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Patterson v. Beard

United States District Court, S.D. California

January 30, 2015

CLIFFORD PATTERSON, Petitioner,
v.
JEFFREY BEARD, Secretary of the California Department of Corrections and Rehabilitation, Respondent.

ORDER ADOPTING REPORT AND RECOMMENDATION OF UNITED STATES MAGISTRATE JUDGE [Doc. No. 15] DENYING FIRST AMENDED PETITION FOR WRIT OF HABEAS CORPUS [Doc. No. 5] DECLINING TO ISSUE CERTIFICATE OF APPEALABILITY

MICHAEL M. ANELLO, District Judge.

Petitioner Clifford Patterson, a state prisoner proceeding pro se, filed a first amended petition for writ of habeas corpus ("petition") pursuant to 28 U.S.C. § 2254, challenging his May 25, 2010 conviction and the resulting sixteen-year sentence for assault with a deadly weapon. See Doc. No. 5. Petitioner raises the following grounds for relief: (1) breach of plea agreement relating to a prior conviction; (2) ineffective assistance of counsel during sentencing of a prior conviction; (3) ineffective assistance of counsel during trial based on the cumulative effective of numerous errors; (4) prosecutorial misconduct; and (5) judicial errors. Respondent answered the Petition. See Doc. No. 12. Petitioner did not file a Traverse.

The matter was referred to United States Magistrate Judge David H. Bartick for preparation of a Report and Recommendation pursuant to 28 U.S.C. § 636(b)(1), and Civil Local Rule HC.2. Judge Bartick issued a thorough and well-reasoned Report recommending the Court deny the petition. See Doc. No. 15.

Pursuant to Rule 72 of the Federal Rules of Civil Procedure and 28 U.S.C. § 636(b)(1), the Court must "make a de novo determination of those portions of the report... to which objection is made, " and "may accept, reject, or modify, in whole or in part, the findings or recommendations made by the magistrate [judge]." 28 U.S.C. § 636(b)(1); see also United States v. Remsing, 874 F.2d 614, 617 (9th Cir. 1989). Although the Court granted Petitioner four separate extensions of time to do so, Petitioner has not filed an objection to the Report and Recommendation, and the time to do so has now expired. See Doc. Nos. 17, 19, 23, 27.[1]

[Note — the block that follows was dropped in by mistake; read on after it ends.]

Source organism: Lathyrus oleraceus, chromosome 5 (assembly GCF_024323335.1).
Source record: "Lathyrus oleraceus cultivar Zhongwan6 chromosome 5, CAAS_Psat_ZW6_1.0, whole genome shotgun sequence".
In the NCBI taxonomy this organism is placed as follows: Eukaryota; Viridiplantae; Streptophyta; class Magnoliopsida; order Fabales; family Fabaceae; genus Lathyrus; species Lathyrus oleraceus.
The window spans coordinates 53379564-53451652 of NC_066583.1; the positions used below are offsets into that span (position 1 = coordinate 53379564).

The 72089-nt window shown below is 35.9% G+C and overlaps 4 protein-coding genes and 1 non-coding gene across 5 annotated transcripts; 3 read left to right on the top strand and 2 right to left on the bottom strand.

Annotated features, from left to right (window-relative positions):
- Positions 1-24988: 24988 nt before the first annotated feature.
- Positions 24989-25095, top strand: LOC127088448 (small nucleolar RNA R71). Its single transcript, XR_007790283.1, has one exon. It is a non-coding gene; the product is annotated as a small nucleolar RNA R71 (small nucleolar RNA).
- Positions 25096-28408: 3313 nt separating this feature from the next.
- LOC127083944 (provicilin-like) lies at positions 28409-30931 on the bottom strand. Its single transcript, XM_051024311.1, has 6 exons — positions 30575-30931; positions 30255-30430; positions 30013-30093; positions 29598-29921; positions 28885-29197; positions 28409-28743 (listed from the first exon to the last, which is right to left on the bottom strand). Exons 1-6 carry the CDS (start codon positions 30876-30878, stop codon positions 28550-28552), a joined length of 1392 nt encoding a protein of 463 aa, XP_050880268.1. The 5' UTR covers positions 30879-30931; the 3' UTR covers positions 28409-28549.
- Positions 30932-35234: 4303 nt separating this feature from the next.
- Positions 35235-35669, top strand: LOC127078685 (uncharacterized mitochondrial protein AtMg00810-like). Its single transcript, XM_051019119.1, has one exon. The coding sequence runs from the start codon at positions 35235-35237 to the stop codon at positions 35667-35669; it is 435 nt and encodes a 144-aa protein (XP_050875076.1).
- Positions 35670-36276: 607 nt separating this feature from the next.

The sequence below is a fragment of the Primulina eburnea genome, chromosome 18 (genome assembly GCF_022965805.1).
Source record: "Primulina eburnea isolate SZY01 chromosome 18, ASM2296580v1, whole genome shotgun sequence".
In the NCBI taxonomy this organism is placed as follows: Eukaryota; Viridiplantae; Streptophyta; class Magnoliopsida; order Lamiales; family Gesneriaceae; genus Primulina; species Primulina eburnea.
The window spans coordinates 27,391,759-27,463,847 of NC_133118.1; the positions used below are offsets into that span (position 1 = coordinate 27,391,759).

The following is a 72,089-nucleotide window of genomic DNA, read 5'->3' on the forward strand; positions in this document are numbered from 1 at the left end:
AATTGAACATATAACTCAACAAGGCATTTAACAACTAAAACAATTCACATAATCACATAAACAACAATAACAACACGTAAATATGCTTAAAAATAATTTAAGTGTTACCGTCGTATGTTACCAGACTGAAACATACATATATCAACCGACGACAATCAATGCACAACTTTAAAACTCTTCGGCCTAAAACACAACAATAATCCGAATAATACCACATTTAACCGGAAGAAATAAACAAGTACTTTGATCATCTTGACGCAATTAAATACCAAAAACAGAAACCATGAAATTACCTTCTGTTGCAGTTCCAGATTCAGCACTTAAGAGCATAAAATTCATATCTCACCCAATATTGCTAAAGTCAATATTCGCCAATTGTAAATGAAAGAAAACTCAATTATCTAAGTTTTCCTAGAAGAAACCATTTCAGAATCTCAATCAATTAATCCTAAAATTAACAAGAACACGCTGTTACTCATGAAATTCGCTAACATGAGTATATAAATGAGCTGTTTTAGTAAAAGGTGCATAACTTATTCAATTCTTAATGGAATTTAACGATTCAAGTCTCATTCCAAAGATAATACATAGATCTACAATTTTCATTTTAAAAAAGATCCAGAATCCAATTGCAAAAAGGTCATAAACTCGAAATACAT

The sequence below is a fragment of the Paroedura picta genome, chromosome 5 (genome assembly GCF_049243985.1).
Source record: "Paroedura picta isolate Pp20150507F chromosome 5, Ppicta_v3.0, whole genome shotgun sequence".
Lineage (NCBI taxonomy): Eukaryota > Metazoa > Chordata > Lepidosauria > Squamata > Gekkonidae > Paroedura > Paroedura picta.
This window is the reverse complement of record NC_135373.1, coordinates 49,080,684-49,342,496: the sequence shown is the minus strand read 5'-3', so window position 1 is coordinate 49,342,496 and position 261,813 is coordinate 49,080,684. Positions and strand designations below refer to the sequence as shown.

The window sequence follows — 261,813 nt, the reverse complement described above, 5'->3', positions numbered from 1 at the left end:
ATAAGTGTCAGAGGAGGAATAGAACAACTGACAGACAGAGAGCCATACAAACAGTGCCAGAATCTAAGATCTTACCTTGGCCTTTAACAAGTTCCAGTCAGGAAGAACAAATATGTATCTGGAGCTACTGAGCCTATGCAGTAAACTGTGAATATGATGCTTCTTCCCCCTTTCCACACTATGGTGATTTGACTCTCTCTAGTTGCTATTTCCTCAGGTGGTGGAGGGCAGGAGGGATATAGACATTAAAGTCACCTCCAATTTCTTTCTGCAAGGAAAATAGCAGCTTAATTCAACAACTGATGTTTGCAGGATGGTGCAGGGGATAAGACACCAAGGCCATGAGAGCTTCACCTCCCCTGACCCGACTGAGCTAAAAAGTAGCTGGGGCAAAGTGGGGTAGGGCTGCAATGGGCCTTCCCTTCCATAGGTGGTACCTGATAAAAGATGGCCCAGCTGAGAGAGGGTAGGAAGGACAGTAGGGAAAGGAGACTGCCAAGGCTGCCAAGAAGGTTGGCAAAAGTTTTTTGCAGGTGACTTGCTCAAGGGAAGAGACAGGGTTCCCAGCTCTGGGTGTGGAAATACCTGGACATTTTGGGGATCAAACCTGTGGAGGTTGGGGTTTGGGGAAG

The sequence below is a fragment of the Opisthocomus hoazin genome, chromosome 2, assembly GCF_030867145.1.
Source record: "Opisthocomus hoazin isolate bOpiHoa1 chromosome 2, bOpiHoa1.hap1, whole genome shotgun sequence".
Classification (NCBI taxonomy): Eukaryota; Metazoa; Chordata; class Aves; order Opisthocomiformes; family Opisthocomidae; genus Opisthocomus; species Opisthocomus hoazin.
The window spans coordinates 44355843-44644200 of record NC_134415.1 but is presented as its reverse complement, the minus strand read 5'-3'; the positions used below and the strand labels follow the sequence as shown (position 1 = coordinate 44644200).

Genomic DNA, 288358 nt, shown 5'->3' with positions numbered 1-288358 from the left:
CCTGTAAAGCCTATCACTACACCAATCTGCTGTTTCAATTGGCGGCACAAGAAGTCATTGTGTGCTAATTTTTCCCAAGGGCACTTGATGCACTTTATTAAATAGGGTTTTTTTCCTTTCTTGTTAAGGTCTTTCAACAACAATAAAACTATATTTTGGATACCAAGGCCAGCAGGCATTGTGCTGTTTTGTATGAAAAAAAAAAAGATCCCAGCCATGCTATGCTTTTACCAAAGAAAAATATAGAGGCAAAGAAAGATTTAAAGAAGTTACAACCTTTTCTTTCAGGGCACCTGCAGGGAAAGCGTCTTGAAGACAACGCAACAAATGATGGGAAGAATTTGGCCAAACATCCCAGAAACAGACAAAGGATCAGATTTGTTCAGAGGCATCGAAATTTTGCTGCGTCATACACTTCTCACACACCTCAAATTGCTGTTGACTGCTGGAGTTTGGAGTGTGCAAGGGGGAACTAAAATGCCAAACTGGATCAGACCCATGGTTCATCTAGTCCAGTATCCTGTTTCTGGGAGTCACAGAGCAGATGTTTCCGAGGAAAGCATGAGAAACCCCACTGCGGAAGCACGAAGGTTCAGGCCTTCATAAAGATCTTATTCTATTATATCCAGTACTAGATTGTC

Accordingly, the Court concludes Judge Bartick issued an accurate report and well-reasoned recommendation. The Court ADOPTS the Report and Recommendation in its entirety and DENIES Petitioner's first amended petition with prejudice.

CERTIFICATE OF APPEALABILITY

Rule 11 of the Federal Rules Governing Section 2254 Cases states that "the district court must issue or deny a certificate of appealability when it enters a final order adverse to the applicant." A certificate of appealability is not issued unless there is "a substantial showing of the denial of a constitutional right." 28 U.S.C. § 2253(c)(2). Under this standard, a petitioner must show that reasonable jurists could debate whether the petition should have been resolved in a different manner or that the issues presented were adequate to deserve encouragement to proceed further. Miller-El v. Cockrell, 537 U.S. 322, 336 (2003) (quoting Slack v. McDaniel, 529 U.S. 473, 484 (2000)). For the reasons set forth in the Report and Recommendation and incorporated herein, the Court finds that this standard has not been met and therefore DECLINES to issue a certificate of appealability in this case.

CONCLUSION

Based on the foregoing, the Court ADOPTS the Report and Recommendation in its entirety and DENIES Petitioner's first amended petition with prejudice. The Court further DECLINES to issue a certificate of appealability.

IT IS SO ORDERED.


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